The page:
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This page contains a single entry from the blog posted on March 8, 2006 4:54 PM. The previous post in this blog was The joys of church bankruptcy. The next post in this blog is The billionaire's new best friends. Many more can be found on the main index page or by looking through the archives.

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Wednesday, March 8, 2006

Community policing: phone it in

John Dunshee (Just Some Poor Schmuck) of all people alerts us to the latest from the Portland police bureau.

Comments (9)

I love how they say "callers would be able to..." as if you have the choice, and as if it's a privilege.

"A burglary in your garage? Not worth sending someone out, ma'am. When he climbs on top of you in your bed, give us a call."

This city is hopeless.

I called 911 several weeks ago when a fist fight broke out on the corner of SW 6th and Salmon (less than a block from the County Courthouse).

The 911 operator (once they answered) seemed annoyed that I had even bothered to report a fight. They did not send an officer: "the victim is welcome to call and file a police report." Later that night, one homeless guy murdered another homeless guy. I guess he won't be filing a report.

The moral of the story: if you are assaulted in Portland, don't expect the police department to respond. The thinking bad guys already know it (witness the rash of stories of random teenagers commmitting assault in North Portland). The repeat offenders know when the jails are full, and realize what crimes are unlikely to land them in jail. I'm afraid the same may be true for many of the police officers: why make an arrest if the suspect is unlikely to spend the night in jail? Why bother with the paperwork?

Take karate lessons or hope you can walk the other way. If you disinclined to take a beating (or can't walk away), maybe it's time to get a concealed handgun permit? Or, just think nice thoughts, and maybe it will never happen to you.

Hey, just noticed that you are a corporate tax guru, I am wondering if I could ask you a tax question? Thanks!

It depends on the question. I don't give advice on particular taxpayers or circumstances.

It does not for the tax return. I am a student and taking a corporate tax class this semester. But I am very confused for the materials that the professor talked in th class. Could I send you an email regarding this question?

Well, the article says it would be a choice, so people could still get a live officer to take the report.

This already happens to some degree. When patrol cops are slammed with 911 calls it's quite common to just call the victim about their car prowl (on your personal cell no less) and take the report by phone. The Telephone Reporting Unit already takes some property crime reports by phone if there's no suspect info.

This makes sense given the gradual curtailing of policing in this town. The PPB is a triage unit now. Car prowls aren't investigated. Cops merely write reports to satisfy the victim's insurance and give neighborhood crime stats.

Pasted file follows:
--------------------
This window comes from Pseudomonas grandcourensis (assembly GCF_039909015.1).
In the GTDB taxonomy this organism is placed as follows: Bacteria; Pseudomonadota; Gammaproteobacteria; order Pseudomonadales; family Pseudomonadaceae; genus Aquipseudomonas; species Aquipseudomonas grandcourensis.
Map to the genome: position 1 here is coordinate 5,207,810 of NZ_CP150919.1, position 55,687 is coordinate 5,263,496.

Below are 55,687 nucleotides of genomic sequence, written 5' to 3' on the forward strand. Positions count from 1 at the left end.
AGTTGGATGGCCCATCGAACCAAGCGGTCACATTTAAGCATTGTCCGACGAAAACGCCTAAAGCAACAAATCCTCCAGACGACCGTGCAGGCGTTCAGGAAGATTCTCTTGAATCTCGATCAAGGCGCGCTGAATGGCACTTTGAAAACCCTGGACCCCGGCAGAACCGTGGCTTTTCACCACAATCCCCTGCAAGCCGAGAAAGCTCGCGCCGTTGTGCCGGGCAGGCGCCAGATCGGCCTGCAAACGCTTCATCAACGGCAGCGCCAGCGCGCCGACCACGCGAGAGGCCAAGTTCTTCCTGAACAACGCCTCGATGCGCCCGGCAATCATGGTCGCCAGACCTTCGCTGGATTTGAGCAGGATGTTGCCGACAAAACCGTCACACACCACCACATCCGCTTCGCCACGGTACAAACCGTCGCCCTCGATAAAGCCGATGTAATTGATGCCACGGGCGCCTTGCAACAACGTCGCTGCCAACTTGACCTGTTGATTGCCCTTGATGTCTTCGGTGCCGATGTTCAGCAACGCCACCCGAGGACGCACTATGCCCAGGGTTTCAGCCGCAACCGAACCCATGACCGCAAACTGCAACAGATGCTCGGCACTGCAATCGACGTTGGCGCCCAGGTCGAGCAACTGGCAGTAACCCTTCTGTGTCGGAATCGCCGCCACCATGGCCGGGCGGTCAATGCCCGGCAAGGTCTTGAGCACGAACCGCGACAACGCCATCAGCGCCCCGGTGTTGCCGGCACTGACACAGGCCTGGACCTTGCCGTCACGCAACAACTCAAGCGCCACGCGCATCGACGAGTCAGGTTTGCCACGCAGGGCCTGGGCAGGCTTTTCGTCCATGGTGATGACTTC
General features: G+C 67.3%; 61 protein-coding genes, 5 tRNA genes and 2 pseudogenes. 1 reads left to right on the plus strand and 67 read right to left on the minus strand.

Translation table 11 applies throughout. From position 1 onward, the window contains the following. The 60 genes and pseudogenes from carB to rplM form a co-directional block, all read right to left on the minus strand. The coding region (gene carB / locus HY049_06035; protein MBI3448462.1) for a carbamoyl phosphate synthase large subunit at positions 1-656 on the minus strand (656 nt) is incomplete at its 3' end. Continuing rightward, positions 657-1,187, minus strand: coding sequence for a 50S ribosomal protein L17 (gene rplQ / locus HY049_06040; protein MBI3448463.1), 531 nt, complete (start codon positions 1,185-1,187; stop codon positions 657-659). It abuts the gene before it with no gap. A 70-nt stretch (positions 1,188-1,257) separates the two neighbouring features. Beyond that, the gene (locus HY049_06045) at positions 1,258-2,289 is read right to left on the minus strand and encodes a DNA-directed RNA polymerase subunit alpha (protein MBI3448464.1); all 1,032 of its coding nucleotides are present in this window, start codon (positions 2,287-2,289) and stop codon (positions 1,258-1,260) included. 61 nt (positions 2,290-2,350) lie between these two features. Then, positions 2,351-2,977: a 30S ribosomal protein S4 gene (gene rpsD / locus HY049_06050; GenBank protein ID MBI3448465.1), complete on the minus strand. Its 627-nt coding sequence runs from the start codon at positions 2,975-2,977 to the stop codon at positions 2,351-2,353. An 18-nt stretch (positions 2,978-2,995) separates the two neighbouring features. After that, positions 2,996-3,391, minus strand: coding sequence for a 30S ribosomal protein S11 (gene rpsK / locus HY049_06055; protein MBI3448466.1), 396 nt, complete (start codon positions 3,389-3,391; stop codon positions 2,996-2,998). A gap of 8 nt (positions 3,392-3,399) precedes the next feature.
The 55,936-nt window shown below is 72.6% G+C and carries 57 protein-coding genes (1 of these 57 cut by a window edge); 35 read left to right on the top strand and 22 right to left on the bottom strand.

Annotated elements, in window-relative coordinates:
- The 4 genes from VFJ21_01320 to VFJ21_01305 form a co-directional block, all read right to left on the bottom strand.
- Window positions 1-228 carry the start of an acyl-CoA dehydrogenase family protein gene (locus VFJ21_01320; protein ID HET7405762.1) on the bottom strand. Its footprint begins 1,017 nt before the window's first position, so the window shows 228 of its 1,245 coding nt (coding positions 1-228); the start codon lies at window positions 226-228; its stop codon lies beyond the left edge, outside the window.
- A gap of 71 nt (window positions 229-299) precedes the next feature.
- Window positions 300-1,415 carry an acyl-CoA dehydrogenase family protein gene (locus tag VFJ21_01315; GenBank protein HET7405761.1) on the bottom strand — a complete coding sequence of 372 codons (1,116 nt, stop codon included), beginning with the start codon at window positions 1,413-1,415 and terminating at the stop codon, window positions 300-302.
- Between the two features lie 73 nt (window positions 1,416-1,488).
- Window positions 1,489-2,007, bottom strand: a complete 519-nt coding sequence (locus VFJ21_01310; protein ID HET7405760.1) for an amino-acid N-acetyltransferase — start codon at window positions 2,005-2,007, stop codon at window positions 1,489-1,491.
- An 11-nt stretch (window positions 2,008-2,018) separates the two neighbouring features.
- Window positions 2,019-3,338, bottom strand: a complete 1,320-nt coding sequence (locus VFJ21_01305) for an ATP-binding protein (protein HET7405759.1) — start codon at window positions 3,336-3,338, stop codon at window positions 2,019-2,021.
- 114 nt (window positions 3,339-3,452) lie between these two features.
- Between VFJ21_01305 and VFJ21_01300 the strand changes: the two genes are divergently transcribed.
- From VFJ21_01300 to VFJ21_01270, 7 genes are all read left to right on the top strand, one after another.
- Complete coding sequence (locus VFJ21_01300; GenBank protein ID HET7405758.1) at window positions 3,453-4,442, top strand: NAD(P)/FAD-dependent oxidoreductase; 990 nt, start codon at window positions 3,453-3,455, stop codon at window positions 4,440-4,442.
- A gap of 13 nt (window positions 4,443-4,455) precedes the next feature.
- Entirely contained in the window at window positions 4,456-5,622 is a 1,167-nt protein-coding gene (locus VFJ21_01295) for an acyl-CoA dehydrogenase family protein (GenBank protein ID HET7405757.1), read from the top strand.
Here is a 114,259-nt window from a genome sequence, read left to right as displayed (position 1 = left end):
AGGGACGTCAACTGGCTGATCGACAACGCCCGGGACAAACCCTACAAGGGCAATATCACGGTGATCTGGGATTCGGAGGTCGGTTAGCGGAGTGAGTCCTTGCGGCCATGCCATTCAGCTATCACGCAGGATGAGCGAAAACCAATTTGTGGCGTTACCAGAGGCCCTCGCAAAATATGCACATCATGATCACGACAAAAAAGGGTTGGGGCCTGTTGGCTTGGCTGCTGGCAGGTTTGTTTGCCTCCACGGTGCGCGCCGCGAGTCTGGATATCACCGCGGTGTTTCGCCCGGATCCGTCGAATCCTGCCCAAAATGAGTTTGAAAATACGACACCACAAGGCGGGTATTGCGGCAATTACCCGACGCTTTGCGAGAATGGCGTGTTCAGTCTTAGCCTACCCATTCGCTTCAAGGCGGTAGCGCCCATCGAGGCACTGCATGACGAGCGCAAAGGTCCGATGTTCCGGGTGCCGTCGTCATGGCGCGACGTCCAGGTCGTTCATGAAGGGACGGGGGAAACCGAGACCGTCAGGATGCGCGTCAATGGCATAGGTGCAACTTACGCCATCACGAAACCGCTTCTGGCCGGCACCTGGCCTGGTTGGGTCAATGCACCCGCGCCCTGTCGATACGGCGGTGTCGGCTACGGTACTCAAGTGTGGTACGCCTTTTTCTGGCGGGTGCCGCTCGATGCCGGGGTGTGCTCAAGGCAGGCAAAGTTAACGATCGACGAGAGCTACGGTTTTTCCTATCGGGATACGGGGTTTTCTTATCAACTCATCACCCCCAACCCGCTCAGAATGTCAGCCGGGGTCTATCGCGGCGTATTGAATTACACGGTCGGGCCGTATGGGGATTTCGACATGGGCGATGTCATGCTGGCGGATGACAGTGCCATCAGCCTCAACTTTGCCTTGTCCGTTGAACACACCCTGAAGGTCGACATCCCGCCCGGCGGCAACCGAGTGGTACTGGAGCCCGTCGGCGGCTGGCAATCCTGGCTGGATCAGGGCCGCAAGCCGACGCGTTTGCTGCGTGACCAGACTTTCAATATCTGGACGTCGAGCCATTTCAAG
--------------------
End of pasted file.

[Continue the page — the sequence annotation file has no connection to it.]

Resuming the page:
The garage burglary phone reporting sounds fishy. I doubt even (Nobody Can) Stan(d) Grubbs would advocate reporting an attached garage burglary by phone. That's a Burg I and the "CSI" guys should come out and print it. An unattached garage is a different story and is treated as such by law.

The dispatchers and 911 answerers have tough jobs. They can easily get just as jaded as cops from dealing with so many ridiculous people wasting valuable and scarce police resources.

I called 911 a few months ago for an attempted person crime on me and got a woman who's voice I very much recognized. She was curt and rude and I wasn't pleased. I assume this is the result of dealing with so many inane morons calling about things like losing their keys.

Interesting. I witnessed a fight on the bus mall (5th & Washington) early last month, called 911, and got a cruiser there within seconds. My statement was taken and I even was subpoenaed to a grand jury a couple of weeks later. Neither participant in the fight was what I'd classify as living above the poverty line, either. The exception to the rule?

Anahit: are you a PPB employee? Sworn officer?

Either way, I like the "Triage Unit" phrase. If somebody's unconscious or bleeding (or there's a weapon involved) you go to the front of the line.

My home was burgularized nearly two years ago. The responding officers and detectives were very professional. That didn't change the sense of violation that we experienced.

Victims of violent crimes clearly suffer much worse, but even a property crime is enough to shatter your sense of personal safety. We upgraded doors/locks, and added a Brinks Alarm: it cost more than $7,000 out of pocket (above and beyond what insurance paid, roughly $3,000). The thief was likely a drug addict (definitely a pro), and probably fenced everything for less than $1,000. That equates to a rougly 90% loss on my investment: my $11,000 loss netted less than $1,000 of cash to the perp. I would gladly see my property taxes double if we had a three strikes law for violent crime, no waiting list for drug treatment, and life sentences for habitual repeat offenders.

It sounds draconian and reactionary until you find your back door kicked in, and all your valuables have been carted off to finance a couple days worth of heroin consumption.

The value of all these property crimes likely exceeds a $100 million annually in Portland: a hidden tax paid by crime victims and insurance companies. You could pay for a lot of jail beds for $100 million. Maybe even some drug treatment centers.


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